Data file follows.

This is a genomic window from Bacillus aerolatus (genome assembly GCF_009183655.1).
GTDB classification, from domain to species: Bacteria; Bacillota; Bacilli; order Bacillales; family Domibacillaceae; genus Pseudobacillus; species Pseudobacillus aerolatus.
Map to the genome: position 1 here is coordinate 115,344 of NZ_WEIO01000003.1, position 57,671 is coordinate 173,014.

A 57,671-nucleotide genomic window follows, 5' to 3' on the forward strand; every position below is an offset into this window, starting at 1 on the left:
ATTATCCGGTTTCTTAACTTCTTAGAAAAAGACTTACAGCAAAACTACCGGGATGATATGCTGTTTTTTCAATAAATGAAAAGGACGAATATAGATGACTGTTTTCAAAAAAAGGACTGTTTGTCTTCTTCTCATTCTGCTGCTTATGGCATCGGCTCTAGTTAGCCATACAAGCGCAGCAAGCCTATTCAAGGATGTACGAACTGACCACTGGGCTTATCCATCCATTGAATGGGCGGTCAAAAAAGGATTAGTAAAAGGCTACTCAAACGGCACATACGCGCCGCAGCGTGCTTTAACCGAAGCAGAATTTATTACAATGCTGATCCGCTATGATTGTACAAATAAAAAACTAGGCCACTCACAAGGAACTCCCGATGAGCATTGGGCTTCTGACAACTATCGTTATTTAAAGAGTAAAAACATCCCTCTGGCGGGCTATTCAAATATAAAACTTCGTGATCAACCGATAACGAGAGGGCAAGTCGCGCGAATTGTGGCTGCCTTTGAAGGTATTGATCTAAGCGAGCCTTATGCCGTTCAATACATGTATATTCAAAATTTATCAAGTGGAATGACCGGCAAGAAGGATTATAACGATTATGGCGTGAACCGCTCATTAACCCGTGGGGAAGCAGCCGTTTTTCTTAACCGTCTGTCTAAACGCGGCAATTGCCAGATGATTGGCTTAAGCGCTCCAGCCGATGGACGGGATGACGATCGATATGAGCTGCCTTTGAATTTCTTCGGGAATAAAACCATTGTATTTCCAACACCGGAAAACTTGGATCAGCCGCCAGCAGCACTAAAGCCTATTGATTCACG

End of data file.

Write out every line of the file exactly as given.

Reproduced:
This is a genomic window from Bacillus aerolatus (genome assembly GCF_009183655.1).
GTDB classification, from domain to species: Bacteria; Bacillota; Bacilli; order Bacillales; family Domibacillaceae; genus Pseudobacillus; species Pseudobacillus aerolatus.
Map to the genome: position 1 here is coordinate 115,344 of NZ_WEIO01000003.1, position 57,671 is coordinate 173,014.

A 57,671-nucleotide genomic window follows, 5' to 3' on the forward strand; every position below is an offset into this window, starting at 1 on the left:
ATTATCCGGTTTCTTAACTTCTTAGAAAAAGACTTACAGCAAAACTACCGGGATGATATGCTGTTTTTTCAATAAATGAAAAGGACGAATATAGATGACTGTTTTCAAAAAAAGGACTGTTTGTCTTCTTCTCATTCTGCTGCTTATGGCATCGGCTCTAGTTAGCCATACAAGCGCAGCAAGCCTATTCAAGGATGTACGAACTGACCACTGGGCTTATCCATCCATTGAATGGGCGGTCAAAAAAGGATTAGTAAAAGGCTACTCAAACGGCACATACGCGCCGCAGCGTGCTTTAACCGAAGCAGAATTTATTACAATGCTGATCCGCTATGATTGTACAAATAAAAAACTAGGCCACTCACAAGGAACTCCCGATGAGCATTGGGCTTCTGACAACTATCGTTATTTAAAGAGTAAAAACATCCCTCTGGCGGGCTATTCAAATATAAAACTTCGTGATCAACCGATAACGAGAGGGCAAGTCGCGCGAATTGTGGCTGCCTTTGAAGGTATTGATCTAAGCGAGCCTTATGCCGTTCAATACATGTATATTCAAAATTTATCAAGTGGAATGACCGGCAAGAAGGATTATAACGATTATGGCGTGAACCGCTCATTAACCCGTGGGGAAGCAGCCGTTTTTCTTAACCGTCTGTCTAAACGCGGCAATTGCCAGATGATTGGCTTAAGCGCTCCAGCCGATGGACGGGATGACGATCGATATGAGCTGCCTTTGAATTTCTTCGGGAATAAAACCATTGTATTTCCAACACCGGAAAACTTGGATCAGCCGCCAGCAGCACTAAAGCCTATTGATTCACG